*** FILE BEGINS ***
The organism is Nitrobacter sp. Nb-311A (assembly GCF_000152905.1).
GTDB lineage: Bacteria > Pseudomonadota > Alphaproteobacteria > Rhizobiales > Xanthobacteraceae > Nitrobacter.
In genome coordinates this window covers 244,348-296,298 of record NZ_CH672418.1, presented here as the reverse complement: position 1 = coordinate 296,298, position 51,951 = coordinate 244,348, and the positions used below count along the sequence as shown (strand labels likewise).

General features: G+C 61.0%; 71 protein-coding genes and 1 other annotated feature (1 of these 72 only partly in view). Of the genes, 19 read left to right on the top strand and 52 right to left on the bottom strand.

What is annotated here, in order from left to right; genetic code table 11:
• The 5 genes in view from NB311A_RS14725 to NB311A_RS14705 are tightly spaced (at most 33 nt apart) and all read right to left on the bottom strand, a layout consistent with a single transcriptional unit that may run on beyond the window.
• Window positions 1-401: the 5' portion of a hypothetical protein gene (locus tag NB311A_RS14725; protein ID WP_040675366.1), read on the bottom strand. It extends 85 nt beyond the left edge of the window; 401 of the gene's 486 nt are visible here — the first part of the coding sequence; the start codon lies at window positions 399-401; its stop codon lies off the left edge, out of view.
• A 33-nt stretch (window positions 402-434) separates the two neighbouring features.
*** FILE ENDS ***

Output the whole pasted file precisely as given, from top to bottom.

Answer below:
The organism is Nitrobacter sp. Nb-311A (assembly GCF_000152905.1).
GTDB lineage: Bacteria > Pseudomonadota > Alphaproteobacteria > Rhizobiales > Xanthobacteraceae > Nitrobacter.
In genome coordinates this window covers 244,348-296,298 of record NZ_CH672418.1, presented here as the reverse complement: position 1 = coordinate 296,298, position 51,951 = coordinate 244,348, and the positions used below count along the sequence as shown (strand labels likewise).

General features: G+C 61.0%; 71 protein-coding genes and 1 other annotated feature (1 of these 72 only partly in view). Of the genes, 19 read left to right on the top strand and 52 right to left on the bottom strand.

What is annotated here, in order from left to right; genetic code table 11:
• The 5 genes in view from NB311A_RS14725 to NB311A_RS14705 are tightly spaced (at most 33 nt apart) and all read right to left on the bottom strand, a layout consistent with a single transcriptional unit that may run on beyond the window.
• Window positions 1-401: the 5' portion of a hypothetical protein gene (locus tag NB311A_RS14725; protein ID WP_040675366.1), read on the bottom strand. It extends 85 nt beyond the left edge of the window; 401 of the gene's 486 nt are visible here — the first part of the coding sequence; the start codon lies at window positions 399-401; its stop codon lies off the left edge, out of view.
• A 33-nt stretch (window positions 402-434) separates the two neighbouring features.